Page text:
College Basketball Nation: John Adams

Rules committee talks changes

April, 10, 2014
Apr 10
DALLAS -- It feels like a lifetime ago now, but back before the season started there was much fretting about new rules that many feared would lead to a game bogged down by whistles.

Turns out, the game survived and the new rules mostly did what they intended.

[+] EnlargeRick Byrd
AP Photo/Mark HumphreyAs chairman of the rules committee, Rick Byrd has a few sticky rules proposals to navigate in the next year.
“I feel like we’re on a path to a better game,” said John Adams, the NCAA coordinator of officials. “There’s a level of predictability when you step on the court.”

Adams, along with Rick Byrd, chairman of the rules committee, and a handful of coaches and administrators met with members of the media on Monday at the Final Four to not only discuss the impact of the new rules but discuss what other changes need to be made.

It was a conversation more than a presentation, an open dialogue about the state of the game and ways it could be improved.

Plenty of ideas were discussed but the three everyone agreed needed to be addressed -- the freedom of movement for cutters without the ball, post play and the torturously long end of games.

“We’re not done,” said Art Hyland, basketball secretary rules editor said.

The question isn’t really what needs to be done, but how to do it. Some of it is simple -- allowing cutters to roam without impediment and stop penalizing post players with a foul when a perimeter guy merely leans in to draw a call.

“You know you’re going to get something if you jump into a guy,” said Notre Dame coach Mike Brey, the previous rules committee chairman.

“It’s very difficult to defend if you can’t do it the right way,” Byrd added.

But the end game problem, for example, is trickier.

This isn’t a rules change year for the committee. Instead they’ll use this time to discuss a laundry list of changes and see which, if any, they’d like to implement.

On the agenda for discussion:

Reducing the number of timeouts allotted to each team in a game; widening the lane; limiting a coach’s ability to call a timeout in a live ball situation; allowing 10 seconds total in a backcourt situation rather than a new 10 seconds after an out of bounds play; reducing the shot clock; considering the NBA continuation; eliminating the de facto timeout that ensues after a player fouls out; and not allowing a player to score when a charge has been called.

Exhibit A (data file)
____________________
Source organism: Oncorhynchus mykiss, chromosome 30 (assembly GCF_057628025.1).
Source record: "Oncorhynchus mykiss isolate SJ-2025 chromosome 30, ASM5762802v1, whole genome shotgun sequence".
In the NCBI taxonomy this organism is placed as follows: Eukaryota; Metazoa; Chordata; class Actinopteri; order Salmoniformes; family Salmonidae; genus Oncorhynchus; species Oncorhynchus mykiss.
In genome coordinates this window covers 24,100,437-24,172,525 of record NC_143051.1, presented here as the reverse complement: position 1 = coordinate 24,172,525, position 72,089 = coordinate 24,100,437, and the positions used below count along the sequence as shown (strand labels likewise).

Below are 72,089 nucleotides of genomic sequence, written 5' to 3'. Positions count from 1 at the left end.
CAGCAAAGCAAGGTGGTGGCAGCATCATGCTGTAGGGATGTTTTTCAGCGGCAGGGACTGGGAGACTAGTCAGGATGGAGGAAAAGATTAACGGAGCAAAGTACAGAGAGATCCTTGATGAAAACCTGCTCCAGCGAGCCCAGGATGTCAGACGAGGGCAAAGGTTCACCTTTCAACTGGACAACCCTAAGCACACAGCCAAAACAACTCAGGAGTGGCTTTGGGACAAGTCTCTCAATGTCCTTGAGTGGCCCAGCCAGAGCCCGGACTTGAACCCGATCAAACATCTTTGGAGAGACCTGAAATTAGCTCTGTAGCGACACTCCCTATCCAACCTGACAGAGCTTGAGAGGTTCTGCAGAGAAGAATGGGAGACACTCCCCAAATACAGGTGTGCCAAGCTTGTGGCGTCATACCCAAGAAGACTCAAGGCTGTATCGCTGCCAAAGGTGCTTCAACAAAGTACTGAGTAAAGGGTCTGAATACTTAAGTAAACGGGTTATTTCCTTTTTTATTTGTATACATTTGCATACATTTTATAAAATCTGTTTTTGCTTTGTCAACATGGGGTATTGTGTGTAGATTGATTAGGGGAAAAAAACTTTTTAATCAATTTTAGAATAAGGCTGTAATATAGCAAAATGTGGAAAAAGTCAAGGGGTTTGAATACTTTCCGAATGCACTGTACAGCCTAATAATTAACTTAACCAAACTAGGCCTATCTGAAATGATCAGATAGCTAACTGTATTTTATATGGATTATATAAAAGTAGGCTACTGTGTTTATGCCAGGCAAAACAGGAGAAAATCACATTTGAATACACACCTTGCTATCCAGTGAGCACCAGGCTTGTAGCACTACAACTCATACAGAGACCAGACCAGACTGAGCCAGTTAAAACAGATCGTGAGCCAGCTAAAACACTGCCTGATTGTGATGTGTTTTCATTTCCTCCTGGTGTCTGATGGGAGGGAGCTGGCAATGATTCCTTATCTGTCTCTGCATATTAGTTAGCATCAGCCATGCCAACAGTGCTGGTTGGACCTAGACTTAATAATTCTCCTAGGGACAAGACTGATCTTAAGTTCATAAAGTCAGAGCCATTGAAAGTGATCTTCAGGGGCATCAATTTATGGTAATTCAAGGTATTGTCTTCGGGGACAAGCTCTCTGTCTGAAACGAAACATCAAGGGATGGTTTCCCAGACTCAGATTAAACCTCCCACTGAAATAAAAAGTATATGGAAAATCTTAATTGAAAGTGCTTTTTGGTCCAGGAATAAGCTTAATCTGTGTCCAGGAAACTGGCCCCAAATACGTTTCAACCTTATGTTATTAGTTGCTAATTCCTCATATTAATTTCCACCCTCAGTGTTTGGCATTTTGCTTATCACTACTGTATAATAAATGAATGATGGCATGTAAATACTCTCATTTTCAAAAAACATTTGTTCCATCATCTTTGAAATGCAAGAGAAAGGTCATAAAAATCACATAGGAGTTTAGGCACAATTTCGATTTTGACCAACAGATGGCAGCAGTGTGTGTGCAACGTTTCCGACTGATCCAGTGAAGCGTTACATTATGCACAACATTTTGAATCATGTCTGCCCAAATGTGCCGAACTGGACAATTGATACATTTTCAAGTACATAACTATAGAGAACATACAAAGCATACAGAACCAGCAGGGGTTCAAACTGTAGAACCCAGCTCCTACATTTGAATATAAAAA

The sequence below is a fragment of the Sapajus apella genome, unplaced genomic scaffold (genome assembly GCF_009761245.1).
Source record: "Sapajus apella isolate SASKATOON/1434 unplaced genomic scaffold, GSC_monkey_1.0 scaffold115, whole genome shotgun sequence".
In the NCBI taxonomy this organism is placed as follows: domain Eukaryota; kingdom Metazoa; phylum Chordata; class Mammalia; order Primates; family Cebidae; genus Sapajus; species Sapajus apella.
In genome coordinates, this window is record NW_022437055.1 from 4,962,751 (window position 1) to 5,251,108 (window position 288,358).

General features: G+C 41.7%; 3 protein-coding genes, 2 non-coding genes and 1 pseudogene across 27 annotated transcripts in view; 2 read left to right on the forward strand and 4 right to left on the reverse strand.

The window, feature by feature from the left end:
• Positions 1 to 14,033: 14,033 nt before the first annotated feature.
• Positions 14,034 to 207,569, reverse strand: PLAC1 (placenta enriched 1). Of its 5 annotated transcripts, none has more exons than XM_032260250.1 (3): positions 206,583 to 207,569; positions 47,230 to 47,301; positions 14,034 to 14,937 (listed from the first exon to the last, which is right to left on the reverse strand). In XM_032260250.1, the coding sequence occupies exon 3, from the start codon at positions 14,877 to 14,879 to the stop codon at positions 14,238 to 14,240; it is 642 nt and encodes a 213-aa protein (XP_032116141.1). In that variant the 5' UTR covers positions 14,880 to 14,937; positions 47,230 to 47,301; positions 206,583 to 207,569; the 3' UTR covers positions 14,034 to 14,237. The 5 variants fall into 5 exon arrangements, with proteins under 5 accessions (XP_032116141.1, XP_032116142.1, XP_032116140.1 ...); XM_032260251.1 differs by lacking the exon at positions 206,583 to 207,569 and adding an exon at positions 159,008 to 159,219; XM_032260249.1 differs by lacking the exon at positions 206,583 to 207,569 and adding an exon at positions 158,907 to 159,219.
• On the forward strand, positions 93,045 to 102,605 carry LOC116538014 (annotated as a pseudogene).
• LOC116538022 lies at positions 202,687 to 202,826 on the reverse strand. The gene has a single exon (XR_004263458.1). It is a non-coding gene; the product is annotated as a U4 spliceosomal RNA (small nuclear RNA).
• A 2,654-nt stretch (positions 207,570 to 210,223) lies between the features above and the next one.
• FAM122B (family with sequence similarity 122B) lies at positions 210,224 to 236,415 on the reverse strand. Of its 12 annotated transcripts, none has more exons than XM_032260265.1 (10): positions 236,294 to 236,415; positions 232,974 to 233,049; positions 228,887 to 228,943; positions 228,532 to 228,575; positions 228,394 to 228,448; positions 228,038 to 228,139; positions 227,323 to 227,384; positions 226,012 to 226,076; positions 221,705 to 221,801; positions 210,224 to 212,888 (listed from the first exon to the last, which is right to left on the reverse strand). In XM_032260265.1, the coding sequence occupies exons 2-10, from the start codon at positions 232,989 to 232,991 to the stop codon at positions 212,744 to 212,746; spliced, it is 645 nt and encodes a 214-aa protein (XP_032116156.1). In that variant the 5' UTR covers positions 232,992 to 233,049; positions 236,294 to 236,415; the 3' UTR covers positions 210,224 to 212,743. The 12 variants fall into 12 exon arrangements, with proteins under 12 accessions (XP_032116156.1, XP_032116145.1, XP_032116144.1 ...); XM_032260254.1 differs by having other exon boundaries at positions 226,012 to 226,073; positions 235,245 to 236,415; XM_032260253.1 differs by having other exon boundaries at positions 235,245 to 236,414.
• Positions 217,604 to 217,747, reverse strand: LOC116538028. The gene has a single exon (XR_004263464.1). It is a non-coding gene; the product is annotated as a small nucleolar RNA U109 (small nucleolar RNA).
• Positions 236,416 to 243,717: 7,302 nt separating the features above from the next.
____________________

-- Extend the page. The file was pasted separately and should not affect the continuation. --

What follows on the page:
No one expects consensus on any of the topics -- “Modern coaches want control over everything they can have control over,” Byrd admitted -- but the committee said it was steadfast in making changes that it believes would help the game.

The most controversial -- like reducing the shot clock -- will no doubt be the hardest to sell, but Hyland remembered when coaches also were reluctant to add a 3-point line and any shot clock at all.

“I think it’s time to really consider 30,” Brey said. “If it went to 24, they’d burn the castle down.”

Of course they wanted to burn the castle down at the beginning of this season when the freedom of movement rules came into effect, too.

Turns out, it wasn’t so bad.

As the year wore on, the complaints decreased and the scoring did, in fact, go up -- 2.7 points per game per team in the NCAA tournament (or 4.2 percent). Field goal percentage also improved, from 42.3 percent to 44.3 percent.

“As the season went on, I felt like the officiating matched up with the coaches’ expectations,” Adams said. “The more games, the less time there was complaining about the rules.”
The removal of slippery decals from basketball courts -- something we can all agree on -- isn't the only recommendation the NCAA Men's and Women's Basketball Rules Committees (MWBRC?) made to the Playing Rules Oversight Panel (PROP -- now there's a handy acronym) Monday.

There are a handful of interesting potential rules changes or applications in this release, including an update on the block-charge rule, a topic we'll discuss in more detail later in the week. Also among the potential changes? A crackdown, for lack of a better term, on sideline antics in response to calls made by officials during the games.

Under the topic heading "Sportsmanship," the NCAA said both committees "recommended more stringent adherence to officiating guidelines regarding bench decorum by coaches and bench personnel next season." Among the behaviors the basketball rules committee believes "hurt the image of the game" and should be penalized with technical fouls are obvious -- things like continued comments to or about referees regarding foul disparities or "cheating" a team, profane comments referring to "race, religion, ethnicity, gender or sexual orientation," things like that. Those should probably be obvious technicals anyway. But the NCAA also included the following items:
  • Prolonged, negative responses to a call/no-call that are disrespectful or unprofessional and include waving or thrashing the arms in disgust, dramatizing contact by re-enacting the play, or running or jumping “in disbelief” over a call/non-call.